This article was published previously in Saigoneer http://saigoneer.com
Described by one writer as “a misshapen but essential component of Hà Nội’s heritage,” the Long Biên Bridge has clearly seen better days, but still commands such affection that recent government proposals to relocate or rebuild it have now been abandoned. What better time to revisit the long and turbulent history of this Hà Nội icon.
The Long Biên Bridge was conceived primarily as part of the government-run (Chemins de fer de l’Indochine, CFI) railway line from Hà Nội to Đồng Đăng (built 1899-1902), but from the outset it was also intended as a means of connecting the capital with a second railway line then under construction. The line from Hải Phòng to Lào Cai and Yunnan (built 1901-1910), operated as a franchise by the Compagnie française des Chemins de fer de l’Indochine et du Yunnan (CIY), did not enter the capital, so a connecting service had to be provided across the river from Hà Nội to Gia Lâm. Because of its dual function, the bridge became part of a “communal” railway line administered jointly by both CFI and CIY.
The bridge was originally named after Paul Doumer, the French Governor General who championed the cause of railway construction and whose ambitious “1898 Programme” laid the groundwork for the construction of over 1,300km of railway line in Việt Nam between 1898 and 1914, followed by over 1,100km more during the period 1918–1936.
Costing just over 6 million Francs, it was built between 1899 and 1902 to an in-house design by Daydé et Pillé, following a competition which involved all of the major construction houses. The bridge was inaugurated on 2 February 1902 in the presence of Doumer himself, his successor Paul Beau and the young King Thành Thái, and the first train crossed the bridge on 28 February 1902.
The bridge’s complex 19-span, 20-column cantilever design was immediately fêted as a technological masterpiece. Arriving in Hà Nội soon after it opened, awestruck British travel writer Alfred Cunningham noted:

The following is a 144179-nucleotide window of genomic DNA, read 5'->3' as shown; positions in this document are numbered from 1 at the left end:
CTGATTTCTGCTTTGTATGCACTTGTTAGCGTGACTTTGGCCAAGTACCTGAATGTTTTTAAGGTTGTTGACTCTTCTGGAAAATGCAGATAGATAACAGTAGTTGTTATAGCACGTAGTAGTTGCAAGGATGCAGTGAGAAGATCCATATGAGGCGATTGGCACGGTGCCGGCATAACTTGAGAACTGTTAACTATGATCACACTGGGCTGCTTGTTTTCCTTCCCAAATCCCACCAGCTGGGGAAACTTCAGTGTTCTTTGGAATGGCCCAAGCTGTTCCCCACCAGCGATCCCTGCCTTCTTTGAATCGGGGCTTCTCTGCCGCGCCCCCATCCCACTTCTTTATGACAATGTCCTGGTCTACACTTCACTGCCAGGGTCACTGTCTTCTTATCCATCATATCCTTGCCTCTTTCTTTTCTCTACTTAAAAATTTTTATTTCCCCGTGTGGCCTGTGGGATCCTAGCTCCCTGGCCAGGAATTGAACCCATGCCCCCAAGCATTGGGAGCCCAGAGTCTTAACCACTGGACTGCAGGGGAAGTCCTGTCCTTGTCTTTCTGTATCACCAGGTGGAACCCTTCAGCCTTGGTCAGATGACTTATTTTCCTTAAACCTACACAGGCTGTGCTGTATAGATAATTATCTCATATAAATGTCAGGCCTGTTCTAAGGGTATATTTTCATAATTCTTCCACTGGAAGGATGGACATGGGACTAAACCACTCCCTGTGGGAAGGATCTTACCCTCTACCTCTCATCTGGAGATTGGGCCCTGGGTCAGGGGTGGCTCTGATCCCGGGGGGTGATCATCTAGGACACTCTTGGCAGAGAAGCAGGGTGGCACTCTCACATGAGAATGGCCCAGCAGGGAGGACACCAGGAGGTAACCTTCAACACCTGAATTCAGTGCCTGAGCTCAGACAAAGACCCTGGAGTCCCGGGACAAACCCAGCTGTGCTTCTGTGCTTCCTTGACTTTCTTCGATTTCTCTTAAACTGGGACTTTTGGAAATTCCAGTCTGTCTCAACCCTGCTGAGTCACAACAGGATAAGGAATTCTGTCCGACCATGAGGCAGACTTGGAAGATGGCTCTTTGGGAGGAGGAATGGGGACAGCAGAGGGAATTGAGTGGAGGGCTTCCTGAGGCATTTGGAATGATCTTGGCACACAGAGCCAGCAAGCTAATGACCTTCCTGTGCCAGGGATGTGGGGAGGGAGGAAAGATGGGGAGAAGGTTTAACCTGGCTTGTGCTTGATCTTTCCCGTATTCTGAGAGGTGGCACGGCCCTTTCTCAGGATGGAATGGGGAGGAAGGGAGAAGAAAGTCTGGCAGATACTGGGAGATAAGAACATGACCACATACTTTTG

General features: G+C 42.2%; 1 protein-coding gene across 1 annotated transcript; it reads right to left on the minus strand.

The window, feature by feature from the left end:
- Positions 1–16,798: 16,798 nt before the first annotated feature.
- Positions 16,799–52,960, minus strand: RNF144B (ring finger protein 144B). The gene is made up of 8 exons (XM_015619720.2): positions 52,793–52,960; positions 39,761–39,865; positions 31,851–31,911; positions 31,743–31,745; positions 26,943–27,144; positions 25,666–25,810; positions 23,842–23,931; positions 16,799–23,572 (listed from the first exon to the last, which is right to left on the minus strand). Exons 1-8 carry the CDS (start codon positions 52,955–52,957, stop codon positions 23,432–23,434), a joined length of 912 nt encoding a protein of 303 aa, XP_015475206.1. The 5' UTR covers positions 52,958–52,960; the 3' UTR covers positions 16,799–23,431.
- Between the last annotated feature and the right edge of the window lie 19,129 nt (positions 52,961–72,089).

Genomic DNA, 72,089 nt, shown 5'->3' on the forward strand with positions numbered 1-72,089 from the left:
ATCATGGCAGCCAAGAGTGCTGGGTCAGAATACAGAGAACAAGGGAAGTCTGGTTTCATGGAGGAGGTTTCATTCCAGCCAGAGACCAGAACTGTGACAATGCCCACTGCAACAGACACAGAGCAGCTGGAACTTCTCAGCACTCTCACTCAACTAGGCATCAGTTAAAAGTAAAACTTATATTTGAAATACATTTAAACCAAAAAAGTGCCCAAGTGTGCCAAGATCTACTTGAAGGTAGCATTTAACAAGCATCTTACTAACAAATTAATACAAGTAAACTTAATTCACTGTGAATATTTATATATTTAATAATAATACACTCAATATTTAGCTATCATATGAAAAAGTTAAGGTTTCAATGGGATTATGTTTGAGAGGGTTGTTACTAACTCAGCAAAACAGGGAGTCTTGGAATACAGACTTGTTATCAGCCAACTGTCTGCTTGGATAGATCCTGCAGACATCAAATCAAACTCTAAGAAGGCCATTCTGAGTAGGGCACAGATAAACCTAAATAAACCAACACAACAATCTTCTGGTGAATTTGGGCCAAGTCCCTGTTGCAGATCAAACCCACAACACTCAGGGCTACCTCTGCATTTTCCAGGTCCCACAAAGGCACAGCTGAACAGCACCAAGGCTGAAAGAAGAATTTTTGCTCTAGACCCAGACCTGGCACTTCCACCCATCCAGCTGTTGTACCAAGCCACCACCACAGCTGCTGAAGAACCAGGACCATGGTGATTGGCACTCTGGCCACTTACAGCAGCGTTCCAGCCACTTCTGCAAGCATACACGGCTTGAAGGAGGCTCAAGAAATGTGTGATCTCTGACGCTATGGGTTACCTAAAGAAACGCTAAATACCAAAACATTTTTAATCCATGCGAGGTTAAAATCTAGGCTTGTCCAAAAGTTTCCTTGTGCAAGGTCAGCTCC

“It is one of the longest bridges in the world, its total length being 1,680 metres (5,505 feet). According to Doumer’s memoirs, the engineers who constructed it were Messrs Daydé et Pillé, Creil (Oise) and the superintendent engineer in charge of its erection informed us that his task had been very difficult owing to the subsidence of the soil and the bed of the river. The earthwork leading up to the bridge had sunk three times, to a total depth of three metres, but he thought that was final. The stone columns, 14 metres high, are built up on metal cylindrical piles, 30 metres deep, which are filled with cement. There are 20 stone columns and some idea of its dimensions may be gathered from the fact that it absorbed 80 tons of paint, and the total weight of the steel is 5,000 tons. It is a magnificent work of which the French colonial government may well be proud, as a feat of modern engineering skill, and as a colossal monument to their desire to improve the communications between the provinces and the capital.”
In fact, at the outset this massive structure carried just a single-track railway line bordered by pedestrian walkways, obliging those wishing to cross the Red River by motor vehicle or rickshaw to take a ferry. This has prompted some historians to suggest that the bridge, like many other French colonial structures, was conceived more for its symbolic value than as a key transport hub.
Ironically, the bridge is remembered today not as a symbol of colonial power and prestige, but rather as an icon of defiance against the Americans during the second Indochina War.